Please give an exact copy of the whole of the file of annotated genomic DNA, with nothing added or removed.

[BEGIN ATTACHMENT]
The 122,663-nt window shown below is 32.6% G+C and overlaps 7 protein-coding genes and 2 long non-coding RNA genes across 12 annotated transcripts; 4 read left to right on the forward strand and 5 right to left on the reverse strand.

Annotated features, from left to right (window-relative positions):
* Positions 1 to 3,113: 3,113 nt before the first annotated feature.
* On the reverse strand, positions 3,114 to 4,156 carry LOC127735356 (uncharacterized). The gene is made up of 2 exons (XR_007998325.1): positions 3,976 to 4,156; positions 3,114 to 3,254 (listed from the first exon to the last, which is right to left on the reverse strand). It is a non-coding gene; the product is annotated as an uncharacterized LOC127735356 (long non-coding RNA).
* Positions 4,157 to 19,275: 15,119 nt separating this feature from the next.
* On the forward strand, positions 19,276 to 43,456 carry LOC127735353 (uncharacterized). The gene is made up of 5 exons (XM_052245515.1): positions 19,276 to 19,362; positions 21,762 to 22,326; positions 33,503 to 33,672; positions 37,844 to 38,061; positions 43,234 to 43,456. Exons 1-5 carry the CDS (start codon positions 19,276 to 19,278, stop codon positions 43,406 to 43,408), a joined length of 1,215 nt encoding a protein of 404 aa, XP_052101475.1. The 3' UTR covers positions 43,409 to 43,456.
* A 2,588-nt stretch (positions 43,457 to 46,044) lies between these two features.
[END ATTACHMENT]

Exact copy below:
The 122,663-nt window shown below is 32.6% G+C and overlaps 7 protein-coding genes and 2 long non-coding RNA genes across 12 annotated transcripts; 4 read left to right on the forward strand and 5 right to left on the reverse strand.

Annotated features, from left to right (window-relative positions):
* Positions 1 to 3,113: 3,113 nt before the first annotated feature.
* On the reverse strand, positions 3,114 to 4,156 carry LOC127735356 (uncharacterized). The gene is made up of 2 exons (XR_007998325.1): positions 3,976 to 4,156; positions 3,114 to 3,254 (listed from the first exon to the last, which is right to left on the reverse strand). It is a non-coding gene; the product is annotated as an uncharacterized LOC127735356 (long non-coding RNA).
* Positions 4,157 to 19,275: 15,119 nt separating this feature from the next.
* On the forward strand, positions 19,276 to 43,456 carry LOC127735353 (uncharacterized). The gene is made up of 5 exons (XM_052245515.1): positions 19,276 to 19,362; positions 21,762 to 22,326; positions 33,503 to 33,672; positions 37,844 to 38,061; positions 43,234 to 43,456. Exons 1-5 carry the CDS (start codon positions 19,276 to 19,278, stop codon positions 43,406 to 43,408), a joined length of 1,215 nt encoding a protein of 404 aa, XP_052101475.1. The 3' UTR covers positions 43,409 to 43,456.
* A 2,588-nt stretch (positions 43,457 to 46,044) lies between these two features.